DANVERS — About two dozen people gathered Thursday morning at the former Danvers State Hospital to remember 770 former patients who died there and were buried in graves marked only by numbers.

“We come to this place together not to fix, not to judge, but to heal,” said Jaime Stripinis, reading a poem she had written. Stripinis works for the Northeast Recovery Learning Community in Lawrence, a program that helps people with mental illness move out into the community.

“I think it’s really important,” Stripinis said. “I think people with mental illness or in state hospitals are forgotten, and this was a good way to remember them.”

Thursday’s services, at two grave sites on the property on Hathorne Hill, were organized by local citizen advisory boards for the Department of Mental Health. The aim was not only to remember those who died, but to act as a call to action to address the stigma that still surrounds mental illness and to create modern mental health centers.

“It’s important for confronting issues today and remembering how people were treated in the past,” said Chris Sadkowski, a member of the citizen board.

Danvers state Rep. Ted Speliotis said it’s important for those who now live in apartments and condominiums on Hathorne Hill to remember those buried in the cemeteries and the history of the hospital. The 1997 legislation allowing for the state hospital property to pass into private use contains a requirement that “whoever shall maintain that property shall maintain those cemeteries,” he said.

“We also recognized today the three years of effort of volunteers all over the North Shore that ... looked at the records in the commissioner’s office to find these names that had been long lost for decades,” Speliotis said.

While some of the names of those buried under numbered markers are known, others are not. Memorial walls at both cemeteries have bronze plaques carrying the names of those buried in the cemeteries, but many of those names don’t correspond to a numbered marker. Others who are buried there have never been identified. 

“There are 770 graves between both sites,” said Don Preston of Beverly, president of the local Advisory Board. “The large cemetery has 677 people buried, with 542 identified and 354 have matching names to their number.

“The smaller cemetery has 93 numbered markers with 84 identified, but the names could not be matched with the numbers,” Preston said. 

The cemeteries, which were once neglected and overgrown, are now mowed and well-kept. 

Found by accident

The undignified way that patients were buried at the former hospital was brought to light in 1997, according to Preston, when Patricia Deegan stumbled upon the grave markers in the cemetery while out walking her dog. A Danvers State Memorial Committee, consisting of former patients and their allies, advocated with state mental health officials, leading to provisions to maintain the cemeteries.

A memorial service was first held on Sept. 25, 2002 by the Danvers State Memorial Committee, Preston said.

Thursday’s event, with wreaths placed at both cemeteries, was the second of what is intended to be an annual event. The first service took place last year.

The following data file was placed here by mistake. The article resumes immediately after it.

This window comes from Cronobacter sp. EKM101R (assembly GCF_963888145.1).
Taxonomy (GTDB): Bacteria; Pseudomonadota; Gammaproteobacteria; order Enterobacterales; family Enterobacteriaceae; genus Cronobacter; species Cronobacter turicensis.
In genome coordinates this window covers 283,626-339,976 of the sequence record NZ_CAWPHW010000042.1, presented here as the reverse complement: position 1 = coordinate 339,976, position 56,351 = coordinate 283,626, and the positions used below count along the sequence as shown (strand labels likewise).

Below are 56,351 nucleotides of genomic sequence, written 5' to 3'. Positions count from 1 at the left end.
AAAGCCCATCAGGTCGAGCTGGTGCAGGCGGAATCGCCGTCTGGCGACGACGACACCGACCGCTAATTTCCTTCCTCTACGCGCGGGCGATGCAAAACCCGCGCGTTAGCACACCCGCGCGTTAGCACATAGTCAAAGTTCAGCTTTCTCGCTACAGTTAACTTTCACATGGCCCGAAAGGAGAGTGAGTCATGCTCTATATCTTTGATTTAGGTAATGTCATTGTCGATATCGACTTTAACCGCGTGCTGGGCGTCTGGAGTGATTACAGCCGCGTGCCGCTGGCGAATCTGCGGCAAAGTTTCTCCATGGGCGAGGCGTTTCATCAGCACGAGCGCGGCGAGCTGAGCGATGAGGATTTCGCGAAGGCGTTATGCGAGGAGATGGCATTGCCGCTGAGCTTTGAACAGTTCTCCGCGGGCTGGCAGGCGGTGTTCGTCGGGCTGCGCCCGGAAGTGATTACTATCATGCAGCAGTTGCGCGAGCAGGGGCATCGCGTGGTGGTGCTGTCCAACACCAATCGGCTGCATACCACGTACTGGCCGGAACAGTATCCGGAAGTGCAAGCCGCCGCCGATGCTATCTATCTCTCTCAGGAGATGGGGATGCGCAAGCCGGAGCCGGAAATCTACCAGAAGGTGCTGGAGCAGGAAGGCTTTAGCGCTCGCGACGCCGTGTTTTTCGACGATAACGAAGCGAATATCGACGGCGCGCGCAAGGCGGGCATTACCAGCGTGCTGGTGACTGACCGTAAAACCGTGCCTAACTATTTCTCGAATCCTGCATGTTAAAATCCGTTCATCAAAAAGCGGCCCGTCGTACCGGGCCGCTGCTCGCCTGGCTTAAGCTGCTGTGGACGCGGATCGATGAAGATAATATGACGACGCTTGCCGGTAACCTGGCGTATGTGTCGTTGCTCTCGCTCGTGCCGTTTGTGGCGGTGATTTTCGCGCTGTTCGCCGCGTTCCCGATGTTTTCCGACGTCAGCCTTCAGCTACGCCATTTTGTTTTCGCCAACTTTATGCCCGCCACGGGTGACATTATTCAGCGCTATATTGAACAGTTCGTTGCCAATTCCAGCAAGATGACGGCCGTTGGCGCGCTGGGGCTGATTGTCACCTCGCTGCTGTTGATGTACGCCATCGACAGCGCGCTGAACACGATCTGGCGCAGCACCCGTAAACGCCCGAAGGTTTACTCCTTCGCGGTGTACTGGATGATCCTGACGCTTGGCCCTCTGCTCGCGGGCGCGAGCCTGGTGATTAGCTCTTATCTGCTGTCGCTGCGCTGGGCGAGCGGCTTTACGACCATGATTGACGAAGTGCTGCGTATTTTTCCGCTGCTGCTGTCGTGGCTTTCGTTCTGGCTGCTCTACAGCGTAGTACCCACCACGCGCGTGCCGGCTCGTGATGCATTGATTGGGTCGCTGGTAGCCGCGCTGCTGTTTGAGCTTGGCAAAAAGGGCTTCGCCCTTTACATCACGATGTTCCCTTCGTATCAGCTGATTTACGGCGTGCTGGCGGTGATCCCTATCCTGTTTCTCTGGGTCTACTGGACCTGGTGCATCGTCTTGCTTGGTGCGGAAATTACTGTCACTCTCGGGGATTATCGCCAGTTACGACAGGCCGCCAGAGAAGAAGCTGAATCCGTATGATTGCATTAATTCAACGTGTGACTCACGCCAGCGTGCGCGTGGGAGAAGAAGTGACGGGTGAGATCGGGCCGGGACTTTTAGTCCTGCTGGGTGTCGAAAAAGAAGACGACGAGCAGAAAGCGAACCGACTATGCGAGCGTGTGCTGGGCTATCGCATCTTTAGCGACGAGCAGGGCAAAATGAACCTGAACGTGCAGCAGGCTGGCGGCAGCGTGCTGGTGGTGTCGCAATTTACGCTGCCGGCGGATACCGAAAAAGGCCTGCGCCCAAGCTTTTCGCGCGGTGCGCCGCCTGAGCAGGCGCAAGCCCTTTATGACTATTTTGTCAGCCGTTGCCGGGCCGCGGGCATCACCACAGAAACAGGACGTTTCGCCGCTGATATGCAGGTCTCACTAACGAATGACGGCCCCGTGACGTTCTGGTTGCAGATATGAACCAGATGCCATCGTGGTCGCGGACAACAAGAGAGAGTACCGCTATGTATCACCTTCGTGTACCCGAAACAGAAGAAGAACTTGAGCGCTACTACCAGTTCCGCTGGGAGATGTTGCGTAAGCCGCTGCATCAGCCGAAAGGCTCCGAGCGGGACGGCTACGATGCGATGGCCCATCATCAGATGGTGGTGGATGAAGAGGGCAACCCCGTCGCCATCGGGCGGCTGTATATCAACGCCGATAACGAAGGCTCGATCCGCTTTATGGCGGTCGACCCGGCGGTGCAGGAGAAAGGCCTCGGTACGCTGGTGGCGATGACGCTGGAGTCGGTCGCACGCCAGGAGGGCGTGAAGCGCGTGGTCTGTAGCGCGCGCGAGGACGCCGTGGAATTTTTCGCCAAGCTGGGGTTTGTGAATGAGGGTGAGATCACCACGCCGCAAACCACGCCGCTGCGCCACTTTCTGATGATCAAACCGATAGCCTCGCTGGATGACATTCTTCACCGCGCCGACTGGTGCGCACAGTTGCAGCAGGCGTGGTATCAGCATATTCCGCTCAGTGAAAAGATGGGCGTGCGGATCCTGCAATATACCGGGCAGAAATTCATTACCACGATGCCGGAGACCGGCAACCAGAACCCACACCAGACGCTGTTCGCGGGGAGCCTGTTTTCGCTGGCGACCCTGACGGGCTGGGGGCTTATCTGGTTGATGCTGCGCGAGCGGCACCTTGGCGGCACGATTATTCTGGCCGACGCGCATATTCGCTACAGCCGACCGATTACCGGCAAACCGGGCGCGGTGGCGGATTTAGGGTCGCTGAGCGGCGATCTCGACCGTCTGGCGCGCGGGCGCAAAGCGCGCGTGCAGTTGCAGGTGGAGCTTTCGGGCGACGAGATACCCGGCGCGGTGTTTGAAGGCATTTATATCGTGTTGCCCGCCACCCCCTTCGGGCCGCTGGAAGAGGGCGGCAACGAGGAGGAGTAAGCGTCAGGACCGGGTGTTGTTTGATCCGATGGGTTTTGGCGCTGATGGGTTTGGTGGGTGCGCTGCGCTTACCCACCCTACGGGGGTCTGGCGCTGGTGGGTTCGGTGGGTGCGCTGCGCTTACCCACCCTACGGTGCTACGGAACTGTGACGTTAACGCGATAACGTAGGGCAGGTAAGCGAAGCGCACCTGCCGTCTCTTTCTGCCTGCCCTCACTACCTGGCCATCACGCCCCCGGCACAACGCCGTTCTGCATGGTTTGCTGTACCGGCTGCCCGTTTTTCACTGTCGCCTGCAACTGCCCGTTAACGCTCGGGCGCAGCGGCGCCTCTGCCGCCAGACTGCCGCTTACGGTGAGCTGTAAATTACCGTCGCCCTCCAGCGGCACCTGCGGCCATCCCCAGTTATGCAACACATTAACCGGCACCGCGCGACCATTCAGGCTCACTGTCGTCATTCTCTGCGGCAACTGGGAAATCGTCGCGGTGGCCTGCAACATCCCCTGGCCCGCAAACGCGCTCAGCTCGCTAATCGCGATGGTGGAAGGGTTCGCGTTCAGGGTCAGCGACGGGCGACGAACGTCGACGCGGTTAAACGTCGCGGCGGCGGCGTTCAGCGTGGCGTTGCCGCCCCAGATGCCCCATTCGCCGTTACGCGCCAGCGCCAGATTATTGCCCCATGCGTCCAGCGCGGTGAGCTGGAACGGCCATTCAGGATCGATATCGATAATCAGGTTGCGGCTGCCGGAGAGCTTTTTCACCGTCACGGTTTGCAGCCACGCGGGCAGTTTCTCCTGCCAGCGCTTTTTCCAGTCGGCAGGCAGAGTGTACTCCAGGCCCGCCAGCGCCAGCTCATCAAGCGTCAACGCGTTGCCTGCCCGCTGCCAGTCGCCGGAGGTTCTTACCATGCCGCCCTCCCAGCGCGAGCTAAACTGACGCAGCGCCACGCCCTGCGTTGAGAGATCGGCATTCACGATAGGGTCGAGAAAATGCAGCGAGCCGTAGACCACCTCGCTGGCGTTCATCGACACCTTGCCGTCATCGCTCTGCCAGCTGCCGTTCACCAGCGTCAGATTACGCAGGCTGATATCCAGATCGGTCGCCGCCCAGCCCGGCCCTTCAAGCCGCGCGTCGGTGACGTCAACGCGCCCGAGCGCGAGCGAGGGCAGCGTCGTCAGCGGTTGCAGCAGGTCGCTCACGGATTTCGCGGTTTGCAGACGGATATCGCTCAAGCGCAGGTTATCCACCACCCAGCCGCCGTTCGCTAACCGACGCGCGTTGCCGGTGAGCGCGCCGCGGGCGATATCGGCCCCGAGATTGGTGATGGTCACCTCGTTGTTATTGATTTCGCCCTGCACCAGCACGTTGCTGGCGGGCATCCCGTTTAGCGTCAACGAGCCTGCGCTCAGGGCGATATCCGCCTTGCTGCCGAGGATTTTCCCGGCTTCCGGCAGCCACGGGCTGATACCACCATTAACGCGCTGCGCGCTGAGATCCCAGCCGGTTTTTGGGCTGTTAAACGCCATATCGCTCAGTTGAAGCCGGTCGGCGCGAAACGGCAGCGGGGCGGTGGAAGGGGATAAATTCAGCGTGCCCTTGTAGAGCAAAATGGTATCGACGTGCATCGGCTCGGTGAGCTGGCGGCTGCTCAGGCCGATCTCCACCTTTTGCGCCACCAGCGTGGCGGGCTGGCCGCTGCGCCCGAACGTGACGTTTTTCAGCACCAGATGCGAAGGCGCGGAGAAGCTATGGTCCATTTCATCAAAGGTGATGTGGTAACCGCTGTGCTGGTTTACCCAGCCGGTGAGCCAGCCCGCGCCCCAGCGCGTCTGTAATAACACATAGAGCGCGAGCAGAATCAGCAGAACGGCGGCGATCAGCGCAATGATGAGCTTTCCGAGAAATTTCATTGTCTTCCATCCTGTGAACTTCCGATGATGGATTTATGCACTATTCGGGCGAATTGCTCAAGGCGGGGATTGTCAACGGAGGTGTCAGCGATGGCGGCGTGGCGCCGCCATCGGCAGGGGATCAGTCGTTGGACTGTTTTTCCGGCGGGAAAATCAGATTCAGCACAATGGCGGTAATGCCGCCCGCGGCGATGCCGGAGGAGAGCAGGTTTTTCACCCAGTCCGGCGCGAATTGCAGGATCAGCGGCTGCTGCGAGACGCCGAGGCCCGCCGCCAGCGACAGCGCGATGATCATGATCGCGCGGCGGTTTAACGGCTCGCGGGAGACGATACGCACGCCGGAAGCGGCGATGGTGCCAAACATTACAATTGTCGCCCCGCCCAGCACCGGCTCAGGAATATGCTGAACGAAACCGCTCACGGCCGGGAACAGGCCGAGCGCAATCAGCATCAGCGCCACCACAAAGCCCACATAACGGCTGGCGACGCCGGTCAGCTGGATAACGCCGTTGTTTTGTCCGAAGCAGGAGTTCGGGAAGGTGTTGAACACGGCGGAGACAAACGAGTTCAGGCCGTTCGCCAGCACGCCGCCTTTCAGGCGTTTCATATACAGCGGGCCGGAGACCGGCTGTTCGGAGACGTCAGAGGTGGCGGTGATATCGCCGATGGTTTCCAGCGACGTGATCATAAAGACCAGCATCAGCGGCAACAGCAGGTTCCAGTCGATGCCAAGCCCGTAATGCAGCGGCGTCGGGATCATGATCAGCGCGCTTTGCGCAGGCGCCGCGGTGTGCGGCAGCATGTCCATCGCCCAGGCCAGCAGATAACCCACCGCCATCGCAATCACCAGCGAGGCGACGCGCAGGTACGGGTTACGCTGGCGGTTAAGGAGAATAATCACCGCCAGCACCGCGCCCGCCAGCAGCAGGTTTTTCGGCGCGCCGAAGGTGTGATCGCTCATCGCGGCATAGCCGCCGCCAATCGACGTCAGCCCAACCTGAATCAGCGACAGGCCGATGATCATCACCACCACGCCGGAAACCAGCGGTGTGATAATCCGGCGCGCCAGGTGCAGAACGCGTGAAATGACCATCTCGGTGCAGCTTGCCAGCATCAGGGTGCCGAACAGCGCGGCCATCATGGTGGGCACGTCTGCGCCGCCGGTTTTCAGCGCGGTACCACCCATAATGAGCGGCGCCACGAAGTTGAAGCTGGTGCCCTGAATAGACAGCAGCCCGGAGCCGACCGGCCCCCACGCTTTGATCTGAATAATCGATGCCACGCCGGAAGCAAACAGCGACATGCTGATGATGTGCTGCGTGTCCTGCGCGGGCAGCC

“Today we come together for the second time to honor the people buried here,” Preston said, “acknowledge the hard work and commitment of the Danvers State Hospital Memorial Committee and be mindful of both how much as been learned from the legacy of those who have lived with mental illness and how much we have yet to learn.”

The cemeteries are not easy to find. 

The entrance to the main cemetery is located down a steep path on the southeast side of the former state hospital property, across the road from where luxury condominiums are being built. 

Construction of the State Lunatic Hospital at Danvers started in 1874. At its peak in the 1940s to 1960s, the hospital housed up to 2,000 people, even though it was built for 600. 

After it shut down in 1992, an apartment developer, AvalonBay, purchased the 77-acre property for $12 million and opened a sprawling apartment complex in 2007. The property has since been sold and is now called Halstead Danvers. The redevelopment preserved a portion of the hospital’s main and historic Kirkbride Building.

The second cemetery is located in Middleton, in an area once known as Middleton Colony, in a field across from a Department of Youth Services regional service center now under construction off Gregory Street. 

Mental health advocate Pat Lawrence of Lynnfield served on the board that sold the state hospital property, and worked to get additional money through the sale to create off-site housing for those living with mental illness.

“Even though there are no names on the pipes sticking out of the ground, there are still people there,” Lawrence said. They were courageous people, she said.

Her daughter has schizophrenia and has battled the disease for years, Lawrence said, though she now takes regular medication to control her condition. When her daughter was young, Lawrence said, she was told her daughter would wind up at Danvers State.

“Thank God the doors closed,” Lawrence said.

Staff writer Ethan Forman can be reached at 978-338-2673, by email at eforman@salemnews.com or on Twitter at @DanverSalemNews.

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